Francis J. Purcell II, 73, New Hope and Philadelphia antiques dealer

Posted: May 20, 2014

FRANCIS J. PURCELL II was fascinated by collectibles.

Growing up in Trenton, he first took an interest in cars. He souped up his mother's 1955 Chevy Bel Air convertible, then saved enough money by working at a Dairy Queen to buy a new TR3A sports car.

He and a pal drove it to Mexico City and back.

Francis loved car shows and enjoyed traveling to Pebble Beach, Calif., for the annual Concours d'Elegance, where the world's finest cars are exhibited.

Then one day he was riding a train from Trenton to New York when he looked out the window and saw volunteer firefighters practicing by torching an 18th-century house.

And Francis Purcell's life changed course.

He realized that there might be objects in old houses worth preserving. And selling.

He borrowed his father's car and drove to investigate an old house that was about to be razed by contractors. They agreed to sell him a chip-carved mantel - provided he could get it out of there before volunteer firefighters arrived for practice.

He did. And his future life was set.

Francis J. Purcell II, whose antique business became a landmark in historic-minded New Hope and later moved to Old City Philadelphia, died May 12 of a lung disease. He was 73 and lived in Delanco, N.J.

As an antique dealer, Francis specialized in 18th- and 19th-century fireplace mantels, English, American and Russian furniture, Russian icons, clocks and even garden furniture.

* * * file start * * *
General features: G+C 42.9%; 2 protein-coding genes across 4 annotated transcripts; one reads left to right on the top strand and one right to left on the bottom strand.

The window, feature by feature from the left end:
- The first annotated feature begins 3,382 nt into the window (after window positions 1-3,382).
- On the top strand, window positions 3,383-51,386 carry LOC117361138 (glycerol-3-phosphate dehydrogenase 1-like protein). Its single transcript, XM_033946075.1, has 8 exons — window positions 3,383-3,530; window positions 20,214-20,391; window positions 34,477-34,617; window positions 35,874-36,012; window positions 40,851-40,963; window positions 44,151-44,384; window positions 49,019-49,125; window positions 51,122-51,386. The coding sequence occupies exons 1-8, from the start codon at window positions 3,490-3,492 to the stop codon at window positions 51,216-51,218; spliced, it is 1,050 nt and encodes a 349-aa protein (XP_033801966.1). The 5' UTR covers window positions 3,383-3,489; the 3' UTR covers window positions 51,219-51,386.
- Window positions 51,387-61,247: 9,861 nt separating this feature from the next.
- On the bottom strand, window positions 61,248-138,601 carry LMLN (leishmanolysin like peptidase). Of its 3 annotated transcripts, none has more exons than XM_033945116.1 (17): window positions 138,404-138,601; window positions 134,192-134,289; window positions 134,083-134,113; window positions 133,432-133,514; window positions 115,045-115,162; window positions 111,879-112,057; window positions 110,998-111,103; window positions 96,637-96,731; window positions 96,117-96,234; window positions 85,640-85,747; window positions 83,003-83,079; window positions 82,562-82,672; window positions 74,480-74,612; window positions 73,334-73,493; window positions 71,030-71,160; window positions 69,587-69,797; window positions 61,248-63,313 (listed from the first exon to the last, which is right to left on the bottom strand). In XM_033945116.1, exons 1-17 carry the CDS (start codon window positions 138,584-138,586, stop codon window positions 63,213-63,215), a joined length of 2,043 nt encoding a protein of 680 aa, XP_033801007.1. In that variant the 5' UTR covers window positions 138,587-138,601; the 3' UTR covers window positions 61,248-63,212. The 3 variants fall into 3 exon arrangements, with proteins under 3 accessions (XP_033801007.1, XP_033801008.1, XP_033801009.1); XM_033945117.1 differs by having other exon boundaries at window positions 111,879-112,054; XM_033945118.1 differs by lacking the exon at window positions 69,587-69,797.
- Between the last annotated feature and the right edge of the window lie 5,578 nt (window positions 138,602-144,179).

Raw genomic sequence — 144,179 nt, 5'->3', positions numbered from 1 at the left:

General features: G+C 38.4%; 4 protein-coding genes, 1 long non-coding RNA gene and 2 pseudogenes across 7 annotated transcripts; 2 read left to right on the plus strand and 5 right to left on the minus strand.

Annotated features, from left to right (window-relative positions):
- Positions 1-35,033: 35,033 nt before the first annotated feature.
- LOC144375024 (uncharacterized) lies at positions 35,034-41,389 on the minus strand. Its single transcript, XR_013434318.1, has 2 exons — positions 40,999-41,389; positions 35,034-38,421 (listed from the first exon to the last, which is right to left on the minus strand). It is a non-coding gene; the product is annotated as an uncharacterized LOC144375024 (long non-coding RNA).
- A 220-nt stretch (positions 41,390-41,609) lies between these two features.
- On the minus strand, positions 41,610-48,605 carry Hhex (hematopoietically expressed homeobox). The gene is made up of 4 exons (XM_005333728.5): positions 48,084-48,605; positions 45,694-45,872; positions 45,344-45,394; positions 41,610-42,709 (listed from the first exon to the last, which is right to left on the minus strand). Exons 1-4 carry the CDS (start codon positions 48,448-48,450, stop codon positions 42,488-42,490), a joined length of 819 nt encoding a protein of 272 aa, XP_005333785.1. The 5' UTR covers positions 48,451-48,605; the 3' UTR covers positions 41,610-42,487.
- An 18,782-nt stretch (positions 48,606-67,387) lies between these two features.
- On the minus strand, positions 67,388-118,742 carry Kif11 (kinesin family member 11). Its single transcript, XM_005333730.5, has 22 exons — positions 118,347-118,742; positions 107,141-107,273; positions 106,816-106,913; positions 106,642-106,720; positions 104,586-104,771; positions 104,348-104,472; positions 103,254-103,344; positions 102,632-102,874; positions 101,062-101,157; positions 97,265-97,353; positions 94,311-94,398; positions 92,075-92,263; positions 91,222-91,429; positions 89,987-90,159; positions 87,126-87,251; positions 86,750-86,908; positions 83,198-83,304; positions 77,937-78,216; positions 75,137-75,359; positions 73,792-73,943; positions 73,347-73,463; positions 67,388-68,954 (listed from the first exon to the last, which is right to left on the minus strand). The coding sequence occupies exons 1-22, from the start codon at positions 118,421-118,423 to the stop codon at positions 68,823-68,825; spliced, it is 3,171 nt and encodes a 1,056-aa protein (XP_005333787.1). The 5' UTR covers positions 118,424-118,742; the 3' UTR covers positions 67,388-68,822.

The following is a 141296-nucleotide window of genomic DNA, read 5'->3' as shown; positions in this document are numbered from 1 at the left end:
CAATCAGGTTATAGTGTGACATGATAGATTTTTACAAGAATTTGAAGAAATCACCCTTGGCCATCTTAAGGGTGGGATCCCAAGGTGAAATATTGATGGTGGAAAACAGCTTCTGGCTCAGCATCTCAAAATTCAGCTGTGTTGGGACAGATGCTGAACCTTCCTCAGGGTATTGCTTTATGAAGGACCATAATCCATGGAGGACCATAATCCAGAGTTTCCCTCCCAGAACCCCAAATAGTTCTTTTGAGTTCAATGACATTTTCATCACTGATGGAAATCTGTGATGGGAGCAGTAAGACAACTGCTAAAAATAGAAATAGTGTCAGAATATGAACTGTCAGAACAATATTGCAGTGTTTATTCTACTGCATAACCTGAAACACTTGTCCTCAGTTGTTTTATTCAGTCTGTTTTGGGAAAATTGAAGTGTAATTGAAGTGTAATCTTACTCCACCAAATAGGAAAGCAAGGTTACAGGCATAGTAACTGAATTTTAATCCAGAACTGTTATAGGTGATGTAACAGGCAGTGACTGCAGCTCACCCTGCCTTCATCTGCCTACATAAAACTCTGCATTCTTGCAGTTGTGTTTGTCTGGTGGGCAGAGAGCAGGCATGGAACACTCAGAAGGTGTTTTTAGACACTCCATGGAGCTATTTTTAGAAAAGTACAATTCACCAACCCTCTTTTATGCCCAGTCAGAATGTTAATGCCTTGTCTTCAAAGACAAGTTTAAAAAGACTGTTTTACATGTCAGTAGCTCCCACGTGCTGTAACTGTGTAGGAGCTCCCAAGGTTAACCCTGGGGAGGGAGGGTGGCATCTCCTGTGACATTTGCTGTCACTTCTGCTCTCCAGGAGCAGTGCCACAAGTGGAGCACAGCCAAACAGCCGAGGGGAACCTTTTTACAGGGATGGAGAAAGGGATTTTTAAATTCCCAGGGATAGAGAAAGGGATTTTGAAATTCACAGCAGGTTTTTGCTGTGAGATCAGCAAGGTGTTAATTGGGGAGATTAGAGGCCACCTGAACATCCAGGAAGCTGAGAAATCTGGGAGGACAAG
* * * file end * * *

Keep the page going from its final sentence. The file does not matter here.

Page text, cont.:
He sold mantels and antiques to Winterthur in Delaware, to Colonial Williamsburg and to the White House, said his son, Francis J. Purcell III.

Francis opened his first antique shop in an old mill in Titusville, N.J., in 1966, two years after marrying Victoria Pakyz, whom he had met at a dance.

In time, he moved the business to Washington Crossing and then to New Hope.

His New Hope shop was in an old house on River Road where customers enjoyed his rose garden and views of the Delaware River.

The picturesque site had one disadvantage, however. It was on a dangerous floodplain, and in 1996, Francis moved the business to N. 3rd Street in Old City.

His son joined the business there and continues to operate the shop.

"I will always remember Dad driving his station wagon with Mother at his side and my sister and me in the back with a mantel strapped on top," his son said.

Francis enjoyed attending antique shows around the country, but he was too ill to attend the Philadelphia Antiques Show last month.

"Dad was pretty sick, but I took him his dealer's badge and put it around his neck," his son said. "He was sorry to miss the show and the New York Botanical Garden Show, which the gallery did that same weekend."

Francis Purcell II was born in Trenton and graduated from Pennsbury High School in 1959. He went on to St. Anselm College in Manchester, N.H.

After he decided to pursue a career in antiques, he took a job in 1962 with Arthur Vernay Antiques in New York City, later known as Vernay & Jussel.

He started out dusting furniture, then began to sell it. At the same time, he joined the Army Reserve in New York and remained active.

Besides his wife and son, he is survived by a daughter, Mary Lynn, and two grandchildren.

There will be no funeral or memorial service at his request.

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